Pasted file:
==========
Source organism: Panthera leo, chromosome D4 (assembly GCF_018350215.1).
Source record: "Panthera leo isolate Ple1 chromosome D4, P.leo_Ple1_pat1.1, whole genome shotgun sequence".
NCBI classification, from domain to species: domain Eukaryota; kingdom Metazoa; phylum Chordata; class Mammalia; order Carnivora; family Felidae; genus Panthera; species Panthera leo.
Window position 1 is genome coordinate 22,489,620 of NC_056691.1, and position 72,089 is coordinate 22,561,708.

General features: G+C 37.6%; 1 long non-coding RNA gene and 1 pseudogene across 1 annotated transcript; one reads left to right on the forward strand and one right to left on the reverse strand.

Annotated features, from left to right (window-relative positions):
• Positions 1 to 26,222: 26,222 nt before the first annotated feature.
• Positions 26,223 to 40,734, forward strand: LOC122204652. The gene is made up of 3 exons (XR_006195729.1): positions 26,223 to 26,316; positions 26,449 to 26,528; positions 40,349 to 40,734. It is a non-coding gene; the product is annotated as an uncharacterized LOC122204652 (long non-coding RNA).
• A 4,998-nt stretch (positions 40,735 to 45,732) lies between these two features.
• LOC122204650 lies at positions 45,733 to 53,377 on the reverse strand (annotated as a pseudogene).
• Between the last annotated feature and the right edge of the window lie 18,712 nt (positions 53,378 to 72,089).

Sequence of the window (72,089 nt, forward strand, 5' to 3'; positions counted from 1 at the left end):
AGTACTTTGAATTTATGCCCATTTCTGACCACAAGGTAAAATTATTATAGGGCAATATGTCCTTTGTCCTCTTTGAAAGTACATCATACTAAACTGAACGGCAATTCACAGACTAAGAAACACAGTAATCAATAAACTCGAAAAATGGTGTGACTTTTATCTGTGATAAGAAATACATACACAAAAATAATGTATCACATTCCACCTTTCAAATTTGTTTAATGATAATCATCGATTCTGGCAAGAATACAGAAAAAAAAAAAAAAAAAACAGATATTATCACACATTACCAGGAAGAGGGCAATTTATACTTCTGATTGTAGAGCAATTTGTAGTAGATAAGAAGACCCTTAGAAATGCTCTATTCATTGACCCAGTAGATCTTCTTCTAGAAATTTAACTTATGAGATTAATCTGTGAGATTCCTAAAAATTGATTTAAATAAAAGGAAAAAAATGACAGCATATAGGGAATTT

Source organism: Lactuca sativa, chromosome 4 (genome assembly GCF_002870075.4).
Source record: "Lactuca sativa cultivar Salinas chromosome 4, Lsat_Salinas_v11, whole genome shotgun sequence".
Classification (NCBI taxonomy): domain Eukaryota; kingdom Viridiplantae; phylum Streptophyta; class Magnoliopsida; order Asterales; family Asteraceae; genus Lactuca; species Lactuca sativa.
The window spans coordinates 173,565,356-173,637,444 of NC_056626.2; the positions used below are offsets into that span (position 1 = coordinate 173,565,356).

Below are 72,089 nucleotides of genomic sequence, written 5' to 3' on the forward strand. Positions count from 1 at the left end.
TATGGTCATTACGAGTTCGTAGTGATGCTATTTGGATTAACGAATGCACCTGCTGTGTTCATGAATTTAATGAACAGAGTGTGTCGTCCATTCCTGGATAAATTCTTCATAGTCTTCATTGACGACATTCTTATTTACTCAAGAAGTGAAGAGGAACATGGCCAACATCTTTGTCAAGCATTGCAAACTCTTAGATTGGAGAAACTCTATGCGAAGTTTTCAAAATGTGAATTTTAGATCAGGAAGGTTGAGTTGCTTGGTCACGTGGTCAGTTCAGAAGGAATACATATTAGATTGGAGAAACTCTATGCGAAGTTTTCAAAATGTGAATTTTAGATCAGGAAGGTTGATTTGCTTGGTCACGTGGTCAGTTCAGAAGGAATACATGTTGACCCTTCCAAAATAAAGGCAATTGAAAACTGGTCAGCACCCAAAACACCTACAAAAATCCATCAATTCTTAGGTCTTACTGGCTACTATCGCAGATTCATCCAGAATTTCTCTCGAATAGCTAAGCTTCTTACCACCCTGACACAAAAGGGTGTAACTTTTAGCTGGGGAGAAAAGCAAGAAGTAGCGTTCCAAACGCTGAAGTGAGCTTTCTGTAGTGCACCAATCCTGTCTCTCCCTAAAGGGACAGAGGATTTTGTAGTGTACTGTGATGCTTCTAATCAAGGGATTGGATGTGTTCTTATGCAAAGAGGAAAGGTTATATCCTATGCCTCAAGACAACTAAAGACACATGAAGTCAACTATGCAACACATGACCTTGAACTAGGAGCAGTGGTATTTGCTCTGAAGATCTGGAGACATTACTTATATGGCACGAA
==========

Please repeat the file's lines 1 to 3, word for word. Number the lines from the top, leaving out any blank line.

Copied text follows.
Source organism: Panthera leo, chromosome D4 (assembly GCF_018350215.1).
Source record: "Panthera leo isolate Ple1 chromosome D4, P.leo_Ple1_pat1.1, whole genome shotgun sequence".
NCBI classification, from domain to species: domain Eukaryota; kingdom Metazoa; phylum Chordata; class Mammalia; order Carnivora; family Felidae; genus Panthera; species Panthera leo.